Monday, October 25, 2010

It Sometimes Takes a While for Me to Get My Thoughts Together on These Things--Thoughts on Carla Cohen.

Over the years, one of the highlights of the Book Expo convention has been a dinner for booksellers put together by FSG. Even though I have seemingly abdicated my space for our buyer Jason (one year I didn't go, the next I inadvertently RSVP'd to another dinner first), I have very strong memories of the evenings that have convinced me that I have never missed one in thirty years. (Yes, my memory is shaky enough that I can be talked into something as ridiculous as that. Note--I was in college 30 years ago, not attending publisher dinners.)

At one dinner, I sat next to Billy Corgan of the Smashing Pumpkins, and asked him to write a note on my paper table setting for one of my fellow booksellers. At another, I asked Chris Adrian, the author of Children's Hospital, if I he would write a note on...a paper table setting. Yes, I only have a limited number of ideas on how to make conversation with dinner companions. Sometimes there would be authors; other years there would be editors. I remember one particularly enjoyable dinner with Rebecca Saletan. She was friends at the time with our beloved FSG sales rep, the late Mark Gates, a man who was well known for making good introduction. Gates wound up connecting Saletan with Dean Bakopoulos, whose first novel, Please Don't Come Back to the Moon, was a staff favorite, and whose next book, My American Unhappiness, arrives in June 2011.

Much of the fun of the evening, however, was in getting to spend time talking to other booksellers. It is generally a great bunch of people, well-read (of course), opinionated (of course) and a little loud about it. And one of the booksellers I got to know through these dinners was the co-owner of Washington D.C.'s Politics and Prose, Carla Cohen, who recently passed away.

I was rather nervous about our first interactions. Cohen was not afraid to argue that a book I had just praised was absolute crap. I'm the sort that would probably hedge it in niceties, unless I know you very, very, very well, and maybe would still need a glass of wine. Over these dinners, I was of course interested in hearing about books that Cohen loved, but unlike some other interactions, I looked forward to the ones she hated.

We had a few other times to chat. I think we shared a cab to a dinner in L.A. with Jhumpa Lahiri and sometimes I'd run into her at the booths, where she was taking a rest from the hours of walking the aisles.

Cohen was one of the first people (outside of our Norton rep, and an early read from a Schwartz coworker) to rave about Nicole Krauss's History of Love (can I mention again she's coming to Boswell on Wednesday 10/27 for Great House?) and I have vivid memories of her introducing me to Andrew Sean Greer, who turned out to be a friend of her daughter's, and in short order convinced me to read The Story of a Marriage, which went on to do very, very well for us in paperback at Boswell.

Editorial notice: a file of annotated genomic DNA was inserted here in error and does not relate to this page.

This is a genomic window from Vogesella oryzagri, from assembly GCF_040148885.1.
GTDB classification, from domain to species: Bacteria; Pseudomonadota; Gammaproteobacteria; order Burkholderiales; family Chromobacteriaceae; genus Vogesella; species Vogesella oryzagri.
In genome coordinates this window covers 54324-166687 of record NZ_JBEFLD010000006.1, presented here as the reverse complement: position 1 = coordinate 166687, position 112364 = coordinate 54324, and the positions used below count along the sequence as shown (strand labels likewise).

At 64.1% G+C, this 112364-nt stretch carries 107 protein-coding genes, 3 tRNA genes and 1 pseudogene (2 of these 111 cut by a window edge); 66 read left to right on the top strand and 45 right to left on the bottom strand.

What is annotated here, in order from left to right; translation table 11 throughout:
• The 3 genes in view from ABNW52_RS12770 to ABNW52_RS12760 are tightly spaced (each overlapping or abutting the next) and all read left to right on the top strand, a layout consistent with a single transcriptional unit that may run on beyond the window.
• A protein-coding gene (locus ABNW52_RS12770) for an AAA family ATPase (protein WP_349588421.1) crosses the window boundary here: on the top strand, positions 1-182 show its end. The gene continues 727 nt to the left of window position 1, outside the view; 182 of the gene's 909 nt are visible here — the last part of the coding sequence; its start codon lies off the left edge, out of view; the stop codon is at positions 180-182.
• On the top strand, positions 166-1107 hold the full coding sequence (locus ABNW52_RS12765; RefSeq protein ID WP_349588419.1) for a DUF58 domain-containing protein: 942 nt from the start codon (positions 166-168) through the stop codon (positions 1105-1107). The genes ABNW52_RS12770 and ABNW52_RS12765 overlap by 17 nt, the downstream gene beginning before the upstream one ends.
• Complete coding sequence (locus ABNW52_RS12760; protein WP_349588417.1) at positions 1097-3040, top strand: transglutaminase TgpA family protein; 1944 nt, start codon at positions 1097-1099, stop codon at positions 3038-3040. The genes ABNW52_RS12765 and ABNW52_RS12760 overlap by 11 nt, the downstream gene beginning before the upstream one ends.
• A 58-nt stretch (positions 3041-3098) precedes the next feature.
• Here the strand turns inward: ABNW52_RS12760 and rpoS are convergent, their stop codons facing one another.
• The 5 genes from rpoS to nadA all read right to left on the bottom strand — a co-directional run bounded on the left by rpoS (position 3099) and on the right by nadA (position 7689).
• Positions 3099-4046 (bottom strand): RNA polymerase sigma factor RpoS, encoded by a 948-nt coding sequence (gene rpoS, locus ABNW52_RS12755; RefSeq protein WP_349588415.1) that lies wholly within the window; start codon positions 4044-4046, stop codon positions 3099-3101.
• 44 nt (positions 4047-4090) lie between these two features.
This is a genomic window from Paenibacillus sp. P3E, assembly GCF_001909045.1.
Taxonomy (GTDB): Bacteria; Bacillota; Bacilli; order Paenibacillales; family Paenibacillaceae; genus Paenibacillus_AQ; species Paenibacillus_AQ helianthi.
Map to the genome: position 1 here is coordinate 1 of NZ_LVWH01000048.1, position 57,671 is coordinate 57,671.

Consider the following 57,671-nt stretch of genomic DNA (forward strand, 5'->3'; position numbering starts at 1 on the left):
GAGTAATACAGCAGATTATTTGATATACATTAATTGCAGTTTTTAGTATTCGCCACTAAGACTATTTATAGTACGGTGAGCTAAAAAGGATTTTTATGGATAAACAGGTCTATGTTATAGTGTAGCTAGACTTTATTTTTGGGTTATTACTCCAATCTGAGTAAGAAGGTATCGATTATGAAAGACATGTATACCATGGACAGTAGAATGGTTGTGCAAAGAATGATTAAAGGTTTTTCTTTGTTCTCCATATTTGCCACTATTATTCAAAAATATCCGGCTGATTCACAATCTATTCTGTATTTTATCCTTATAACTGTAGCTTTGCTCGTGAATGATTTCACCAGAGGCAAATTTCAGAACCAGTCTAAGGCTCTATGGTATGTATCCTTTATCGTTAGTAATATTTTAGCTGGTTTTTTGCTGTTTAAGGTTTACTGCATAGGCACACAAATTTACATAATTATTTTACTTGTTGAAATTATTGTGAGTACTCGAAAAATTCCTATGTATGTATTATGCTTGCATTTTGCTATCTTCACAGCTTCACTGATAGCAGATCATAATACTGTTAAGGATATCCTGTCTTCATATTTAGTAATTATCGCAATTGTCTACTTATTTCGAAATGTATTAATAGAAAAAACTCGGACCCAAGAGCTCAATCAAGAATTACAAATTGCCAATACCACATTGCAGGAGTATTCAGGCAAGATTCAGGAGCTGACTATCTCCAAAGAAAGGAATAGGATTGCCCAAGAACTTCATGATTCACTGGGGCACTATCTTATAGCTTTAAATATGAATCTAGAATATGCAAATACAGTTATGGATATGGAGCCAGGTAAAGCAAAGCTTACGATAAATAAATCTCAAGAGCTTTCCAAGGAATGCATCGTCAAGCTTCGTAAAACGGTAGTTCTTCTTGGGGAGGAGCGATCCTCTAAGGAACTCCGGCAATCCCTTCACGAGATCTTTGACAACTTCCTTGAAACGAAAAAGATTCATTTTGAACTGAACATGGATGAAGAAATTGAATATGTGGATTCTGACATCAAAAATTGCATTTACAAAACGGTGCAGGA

I can't forget another interaction, which may have actually had an effect on Milwaukee bookselling. Cohen approached me to complain (are you shocked?) that Lanora Hurley, who had previously worked at Politics and Prose, wasn't being fully utilized at Schwartz. We had recently brought in an outside manager instead of promoting Hurley when the job came open. I'm happy to say that the next time the opening came, Hurley was promoted, bringing new life to the location. The move positioned Hurley to be able to buy the assets of the Mequon shop that became Next Chapter when Schwartz closed.

What a weird scattering of memories. I wasn't in a regional with her, or on an ABA committee, so I didn't really talk that much. The couple of times I visited the store were a late weekday evening and a Sunday afternoon, where I didn't recognize any of the staff. And then I missed a couple of dinners, and And then I missed a couple of dinners, and yes, Carla complained to Spenser about it.

That said, when I started Boswell, Carla was one of the booksellers who gave me some good feedback on our early programs. She noticed our photos were a little distorted and I learned to resize them before I placed them in Constant Contact. She offered concern that our in-store book club suggestions were a little cerebral, and I offered a few more mainstream selections (not too mainstream, mind you). And she occasionally told me that a book that I was touting was actually kind of crappy.

Cohen recently died at 74, of a rare form of cancer. There are a lot of obituaries out there, as Cohen touched a lot of lives. Here is Politics and Prose's website. Contributions are welcome at Jews United for Justice, Washington DC Literary Council or Community Hospice

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